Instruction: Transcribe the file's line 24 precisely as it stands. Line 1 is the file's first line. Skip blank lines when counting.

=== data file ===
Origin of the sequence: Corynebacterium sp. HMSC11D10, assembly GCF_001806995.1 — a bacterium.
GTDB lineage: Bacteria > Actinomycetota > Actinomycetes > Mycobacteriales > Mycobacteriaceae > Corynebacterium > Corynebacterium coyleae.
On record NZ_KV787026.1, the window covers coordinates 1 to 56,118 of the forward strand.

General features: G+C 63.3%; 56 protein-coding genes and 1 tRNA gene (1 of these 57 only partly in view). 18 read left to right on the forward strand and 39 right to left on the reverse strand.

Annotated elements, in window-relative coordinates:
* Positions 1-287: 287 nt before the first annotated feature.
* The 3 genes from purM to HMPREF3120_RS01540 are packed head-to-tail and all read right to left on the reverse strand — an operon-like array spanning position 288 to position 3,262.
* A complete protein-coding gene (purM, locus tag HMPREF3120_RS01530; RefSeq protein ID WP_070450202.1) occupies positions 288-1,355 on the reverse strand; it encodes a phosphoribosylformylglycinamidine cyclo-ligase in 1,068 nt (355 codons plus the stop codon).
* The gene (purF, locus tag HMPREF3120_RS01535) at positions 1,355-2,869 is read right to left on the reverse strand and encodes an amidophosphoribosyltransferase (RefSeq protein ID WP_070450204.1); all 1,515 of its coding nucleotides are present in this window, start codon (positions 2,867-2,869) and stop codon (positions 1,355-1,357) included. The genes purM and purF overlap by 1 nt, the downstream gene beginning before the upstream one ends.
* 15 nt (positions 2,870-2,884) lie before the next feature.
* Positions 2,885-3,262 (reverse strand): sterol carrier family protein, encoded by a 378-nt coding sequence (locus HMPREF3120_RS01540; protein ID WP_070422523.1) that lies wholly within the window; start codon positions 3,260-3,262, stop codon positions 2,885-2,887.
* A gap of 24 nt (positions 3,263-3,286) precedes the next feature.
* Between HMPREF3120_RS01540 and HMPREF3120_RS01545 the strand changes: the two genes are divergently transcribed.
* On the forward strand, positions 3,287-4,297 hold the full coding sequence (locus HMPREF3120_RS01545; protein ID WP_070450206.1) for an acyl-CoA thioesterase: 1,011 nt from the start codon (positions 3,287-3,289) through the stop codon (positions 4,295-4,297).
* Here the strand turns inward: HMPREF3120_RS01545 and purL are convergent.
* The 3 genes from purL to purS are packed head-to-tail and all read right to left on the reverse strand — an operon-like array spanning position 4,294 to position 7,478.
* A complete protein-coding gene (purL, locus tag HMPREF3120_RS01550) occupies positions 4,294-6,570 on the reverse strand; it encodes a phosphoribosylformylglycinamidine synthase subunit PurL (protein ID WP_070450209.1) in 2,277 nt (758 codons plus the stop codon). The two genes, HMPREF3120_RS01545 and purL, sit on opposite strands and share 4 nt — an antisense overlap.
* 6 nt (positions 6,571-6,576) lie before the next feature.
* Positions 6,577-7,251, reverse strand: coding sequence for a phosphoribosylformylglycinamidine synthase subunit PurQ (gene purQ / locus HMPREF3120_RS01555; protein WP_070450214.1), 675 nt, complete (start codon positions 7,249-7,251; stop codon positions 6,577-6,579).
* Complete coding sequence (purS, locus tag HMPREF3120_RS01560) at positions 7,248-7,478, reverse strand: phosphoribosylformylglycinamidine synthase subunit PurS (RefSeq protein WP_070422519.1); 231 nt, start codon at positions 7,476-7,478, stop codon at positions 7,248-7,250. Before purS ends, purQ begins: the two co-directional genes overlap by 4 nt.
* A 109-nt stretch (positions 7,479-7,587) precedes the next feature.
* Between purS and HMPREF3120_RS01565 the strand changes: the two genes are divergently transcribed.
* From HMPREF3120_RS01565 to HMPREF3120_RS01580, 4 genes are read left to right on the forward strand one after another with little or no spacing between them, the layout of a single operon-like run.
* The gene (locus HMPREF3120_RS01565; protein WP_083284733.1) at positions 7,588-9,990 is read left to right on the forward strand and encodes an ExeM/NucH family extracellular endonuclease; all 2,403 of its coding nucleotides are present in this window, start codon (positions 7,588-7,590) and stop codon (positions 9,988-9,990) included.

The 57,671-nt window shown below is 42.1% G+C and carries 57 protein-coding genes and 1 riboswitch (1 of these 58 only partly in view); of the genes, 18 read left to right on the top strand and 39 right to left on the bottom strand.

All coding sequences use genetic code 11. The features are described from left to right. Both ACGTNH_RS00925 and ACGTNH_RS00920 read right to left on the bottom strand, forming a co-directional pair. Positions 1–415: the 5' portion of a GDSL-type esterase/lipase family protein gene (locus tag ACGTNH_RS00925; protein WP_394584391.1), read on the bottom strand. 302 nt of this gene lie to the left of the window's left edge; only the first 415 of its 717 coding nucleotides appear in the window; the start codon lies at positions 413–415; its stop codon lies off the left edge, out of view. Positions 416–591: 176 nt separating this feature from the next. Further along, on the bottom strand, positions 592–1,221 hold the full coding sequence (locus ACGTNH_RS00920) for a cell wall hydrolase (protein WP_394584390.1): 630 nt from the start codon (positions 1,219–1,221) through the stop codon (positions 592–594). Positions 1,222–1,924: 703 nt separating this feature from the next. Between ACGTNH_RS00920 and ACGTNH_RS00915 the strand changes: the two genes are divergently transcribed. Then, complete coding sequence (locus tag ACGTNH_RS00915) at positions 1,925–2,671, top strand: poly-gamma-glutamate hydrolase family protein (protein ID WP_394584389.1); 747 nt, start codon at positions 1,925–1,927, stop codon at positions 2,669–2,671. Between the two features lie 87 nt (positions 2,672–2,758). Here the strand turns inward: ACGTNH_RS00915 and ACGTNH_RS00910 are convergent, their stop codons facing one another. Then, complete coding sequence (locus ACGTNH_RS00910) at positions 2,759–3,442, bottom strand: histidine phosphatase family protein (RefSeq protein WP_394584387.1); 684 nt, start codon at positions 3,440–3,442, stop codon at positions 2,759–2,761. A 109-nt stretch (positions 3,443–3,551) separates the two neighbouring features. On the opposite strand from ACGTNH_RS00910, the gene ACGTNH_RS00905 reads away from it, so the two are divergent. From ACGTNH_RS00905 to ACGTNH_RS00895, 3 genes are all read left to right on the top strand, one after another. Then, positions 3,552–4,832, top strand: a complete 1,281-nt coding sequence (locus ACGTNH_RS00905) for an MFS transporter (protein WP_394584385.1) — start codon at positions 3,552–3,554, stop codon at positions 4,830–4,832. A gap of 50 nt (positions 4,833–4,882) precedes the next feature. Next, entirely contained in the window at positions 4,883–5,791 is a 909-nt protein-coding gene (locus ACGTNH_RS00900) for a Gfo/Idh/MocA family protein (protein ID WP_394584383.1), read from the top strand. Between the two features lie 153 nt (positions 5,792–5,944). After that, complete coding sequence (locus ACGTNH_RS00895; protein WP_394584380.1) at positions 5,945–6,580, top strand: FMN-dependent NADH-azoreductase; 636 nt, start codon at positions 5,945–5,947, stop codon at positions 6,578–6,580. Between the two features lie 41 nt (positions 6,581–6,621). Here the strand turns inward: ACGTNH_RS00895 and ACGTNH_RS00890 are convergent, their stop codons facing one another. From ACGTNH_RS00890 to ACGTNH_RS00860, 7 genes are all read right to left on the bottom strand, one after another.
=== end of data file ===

* The gene (locus HMPREF3120_RS01565; protein WP_083284733.1) at positions 7,588-9,990 is read left to right on the forward strand and encodes an ExeM/NucH family extracellular endonuclease; all 2,403 of its coding nucleotides are present in this window, start codon (positions 7,588-7,590) and stop codon (positions 9,988-9,990) included.